No. No. No. No. No. No. No. No. No. No. No. No. No. No. No. No. No. No. No. No. No. No. No. No. No. No. No. No. No. No. No. No. No. No. No. No. No. No. No. No. No. No. No. No. No. No. No. No. No. No. (3,750 to go.)
Social Starts is one of the most active early stage venture funds in the nation, as measured by number of checks written according to CB Insights. We said yes over 35 times last year. Which means we said no, in one form or another, over 3800 times.
And for most of us at Social Starts, our nature makes it very hard to say no. We’re positive people; we love entrepreneurs and ideas and the excitement that surrounds the startup ecosystem. We want to say yes. We spend a lot of time trying to figure out how to say yes.
But overwhelmingly, we say no.
We say no for many reasons, but these are our main four:
- We don’t think the CEO will be a successful entrepreneur running this business. This is a tough one to quantify, as most of the CEOs we meet are smart, driven individuals with great confidence in their ability and an unfailing belief that they are going to win. If that weren’t true, they wouldn’t be dealing with the pain and suffering that is part of the job. As a team, we spend a lot of time trying to analyze the CEO’s ability to drive through the inevitable roadblocks that occur.
- There isn’t a CTO (we always say no when this is the case). An in-house CTO is a pre-requisite for an investment from us. It might be the CEO in that role for now, or he or she might have a different title. But we have to have an in-house person owning the code. It’s critical to stave off two of the biggest threats to success: a technological breakthrough from a competitor or a massive failure of your own code.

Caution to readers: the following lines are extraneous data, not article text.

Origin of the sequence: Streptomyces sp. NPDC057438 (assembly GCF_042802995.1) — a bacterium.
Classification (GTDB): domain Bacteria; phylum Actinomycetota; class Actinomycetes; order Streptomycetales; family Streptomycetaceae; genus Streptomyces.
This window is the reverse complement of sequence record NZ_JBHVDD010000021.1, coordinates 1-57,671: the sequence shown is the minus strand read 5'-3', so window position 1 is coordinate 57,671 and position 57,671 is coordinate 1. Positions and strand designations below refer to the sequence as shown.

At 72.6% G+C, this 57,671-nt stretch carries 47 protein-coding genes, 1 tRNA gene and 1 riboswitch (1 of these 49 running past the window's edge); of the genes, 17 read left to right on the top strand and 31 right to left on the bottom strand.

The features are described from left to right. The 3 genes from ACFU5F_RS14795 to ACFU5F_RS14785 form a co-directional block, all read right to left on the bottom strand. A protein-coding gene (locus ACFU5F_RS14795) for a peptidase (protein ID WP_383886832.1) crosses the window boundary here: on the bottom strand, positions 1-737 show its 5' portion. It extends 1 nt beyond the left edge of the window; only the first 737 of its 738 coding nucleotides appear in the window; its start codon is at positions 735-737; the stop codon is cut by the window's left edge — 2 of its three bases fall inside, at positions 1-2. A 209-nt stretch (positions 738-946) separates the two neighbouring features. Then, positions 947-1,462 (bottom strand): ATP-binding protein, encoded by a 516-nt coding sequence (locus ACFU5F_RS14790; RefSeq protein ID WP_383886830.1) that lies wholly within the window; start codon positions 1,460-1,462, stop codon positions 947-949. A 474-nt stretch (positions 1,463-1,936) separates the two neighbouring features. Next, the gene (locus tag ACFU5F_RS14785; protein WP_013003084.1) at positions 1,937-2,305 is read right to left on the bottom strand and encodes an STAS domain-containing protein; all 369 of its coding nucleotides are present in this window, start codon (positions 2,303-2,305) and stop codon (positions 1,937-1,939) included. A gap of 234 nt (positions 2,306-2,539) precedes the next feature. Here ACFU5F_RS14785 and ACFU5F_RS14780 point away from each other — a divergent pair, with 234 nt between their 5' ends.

- We don’t think the business is going to be big enough. This is pretty self-explanatory. We want to be able to envision the CEO ringing the opening bell. If we can’t, then it’s unlikely we’ll invest.
- We don’t know the space well enough to be helpful. One of the reasons Social Starts is successful is our ability to help companies get to their next round of financing. This can take on many different forms, but we’re starting with one hand behind our back if we can't provide expertise in the space the company is attacking.
When we do say no, we’re as transparent as we can be. A few notes on how to respond to a "no":
- When we say we want to be kept informed, we mean it. If you have a regular update list, add us to it. If you reach a major milestone, let us know. It’s amazing to us how many companies take a no and never follow up afterward to tell us how they’re doing. There is a possibility that we will change our no into a yes in the next funding round after you have proven your success.
- It’s not a good idea to tell us we’re going to rue the day we passed. We’re often helpful to companies we say no to in other ways besides investing. An immature reaction both reinforces our decision and also eliminates the possibility that we’ll ever invest in the future.
- Nos are an important part of the process to success as a startup. Take the feedback, use it to improve your pitch, your company, and your outlook, and definitely use it for motivation to succeed, not give up.